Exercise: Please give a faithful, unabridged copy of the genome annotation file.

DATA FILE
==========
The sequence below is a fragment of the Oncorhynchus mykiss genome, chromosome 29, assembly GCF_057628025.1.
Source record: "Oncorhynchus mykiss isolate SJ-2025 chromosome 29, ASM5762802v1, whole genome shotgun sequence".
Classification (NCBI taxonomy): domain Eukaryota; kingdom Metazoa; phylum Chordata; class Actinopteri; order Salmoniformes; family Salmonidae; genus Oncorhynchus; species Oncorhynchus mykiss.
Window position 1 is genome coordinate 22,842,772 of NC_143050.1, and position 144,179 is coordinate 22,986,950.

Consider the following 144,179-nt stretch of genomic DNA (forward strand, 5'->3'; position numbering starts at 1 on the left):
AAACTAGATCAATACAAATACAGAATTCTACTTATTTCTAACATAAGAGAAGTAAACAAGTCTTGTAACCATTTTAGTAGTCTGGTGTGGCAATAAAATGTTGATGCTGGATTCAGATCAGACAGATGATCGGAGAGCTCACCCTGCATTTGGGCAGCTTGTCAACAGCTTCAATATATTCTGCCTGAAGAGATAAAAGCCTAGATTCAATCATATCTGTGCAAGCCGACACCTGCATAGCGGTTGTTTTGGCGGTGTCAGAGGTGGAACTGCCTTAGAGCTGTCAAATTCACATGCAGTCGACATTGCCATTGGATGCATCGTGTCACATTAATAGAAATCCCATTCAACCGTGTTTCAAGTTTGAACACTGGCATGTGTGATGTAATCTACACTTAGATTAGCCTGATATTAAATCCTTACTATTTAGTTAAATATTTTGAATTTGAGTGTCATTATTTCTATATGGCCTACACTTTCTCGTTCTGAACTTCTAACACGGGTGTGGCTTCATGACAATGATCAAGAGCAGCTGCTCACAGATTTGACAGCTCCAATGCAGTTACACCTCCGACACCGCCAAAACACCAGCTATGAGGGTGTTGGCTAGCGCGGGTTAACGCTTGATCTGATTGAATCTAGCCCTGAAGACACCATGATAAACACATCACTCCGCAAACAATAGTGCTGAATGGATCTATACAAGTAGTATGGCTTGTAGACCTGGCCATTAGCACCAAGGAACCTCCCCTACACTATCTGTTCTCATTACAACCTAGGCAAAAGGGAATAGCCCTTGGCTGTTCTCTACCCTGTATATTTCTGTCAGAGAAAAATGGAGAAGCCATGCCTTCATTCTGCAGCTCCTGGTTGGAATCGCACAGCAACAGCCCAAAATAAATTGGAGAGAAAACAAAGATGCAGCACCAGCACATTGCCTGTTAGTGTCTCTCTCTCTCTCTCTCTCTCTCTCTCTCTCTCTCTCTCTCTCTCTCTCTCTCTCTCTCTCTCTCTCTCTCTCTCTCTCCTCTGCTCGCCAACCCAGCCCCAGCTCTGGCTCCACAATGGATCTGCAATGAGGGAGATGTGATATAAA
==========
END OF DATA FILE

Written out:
The sequence below is a fragment of the Oncorhynchus mykiss genome, chromosome 29, assembly GCF_057628025.1.
Source record: "Oncorhynchus mykiss isolate SJ-2025 chromosome 29, ASM5762802v1, whole genome shotgun sequence".
Classification (NCBI taxonomy): domain Eukaryota; kingdom Metazoa; phylum Chordata; class Actinopteri; order Salmoniformes; family Salmonidae; genus Oncorhynchus; species Oncorhynchus mykiss.
Window position 1 is genome coordinate 22,842,772 of NC_143050.1, and position 144,179 is coordinate 22,986,950.

Consider the following 144,179-nt stretch of genomic DNA (forward strand, 5'->3'; position numbering starts at 1 on the left):
AAACTAGATCAATACAAATACAGAATTCTACTTATTTCTAACATAAGAGAAGTAAACAAGTCTTGTAACCATTTTAGTAGTCTGGTGTGGCAATAAAATGTTGATGCTGGATTCAGATCAGACAGATGATCGGAGAGCTCACCCTGCATTTGGGCAGCTTGTCAACAGCTTCAATATATTCTGCCTGAAGAGATAAAAGCCTAGATTCAATCATATCTGTGCAAGCCGACACCTGCATAGCGGTTGTTTTGGCGGTGTCAGAGGTGGAACTGCCTTAGAGCTGTCAAATTCACATGCAGTCGACATTGCCATTGGATGCATCGTGTCACATTAATAGAAATCCCATTCAACCGTGTTTCAAGTTTGAACACTGGCATGTGTGATGTAATCTACACTTAGATTAGCCTGATATTAAATCCTTACTATTTAGTTAAATATTTTGAATTTGAGTGTCATTATTTCTATATGGCCTACACTTTCTCGTTCTGAACTTCTAACACGGGTGTGGCTTCATGACAATGATCAAGAGCAGCTGCTCACAGATTTGACAGCTCCAATGCAGTTACACCTCCGACACCGCCAAAACACCAGCTATGAGGGTGTTGGCTAGCGCGGGTTAACGCTTGATCTGATTGAATCTAGCCCTGAAGACACCATGATAAACACATCACTCCGCAAACAATAGTGCTGAATGGATCTATACAAGTAGTATGGCTTGTAGACCTGGCCATTAGCACCAAGGAACCTCCCCTACACTATCTGTTCTCATTACAACCTAGGCAAAAGGGAATAGCCCTTGGCTGTTCTCTACCCTGTATATTTCTGTCAGAGAAAAATGGAGAAGCCATGCCTTCATTCTGCAGCTCCTGGTTGGAATCGCACAGCAACAGCCCAAAATAAATTGGAGAGAAAACAAAGATGCAGCACCAGCACATTGCCTGTTAGTGTCTCTCTCTCTCTCTCTCTCTCTCTCTCTCTCTCTCTCTCTCTCTCTCTCTCTCTCTCTCTCTCTCTCTCTCTCTCTCTCCTCTGCTCGCCAACCCAGCCCCAGCTCTGGCTCCACAATGGATCTGCAATGAGGGAGATGTGATATAAA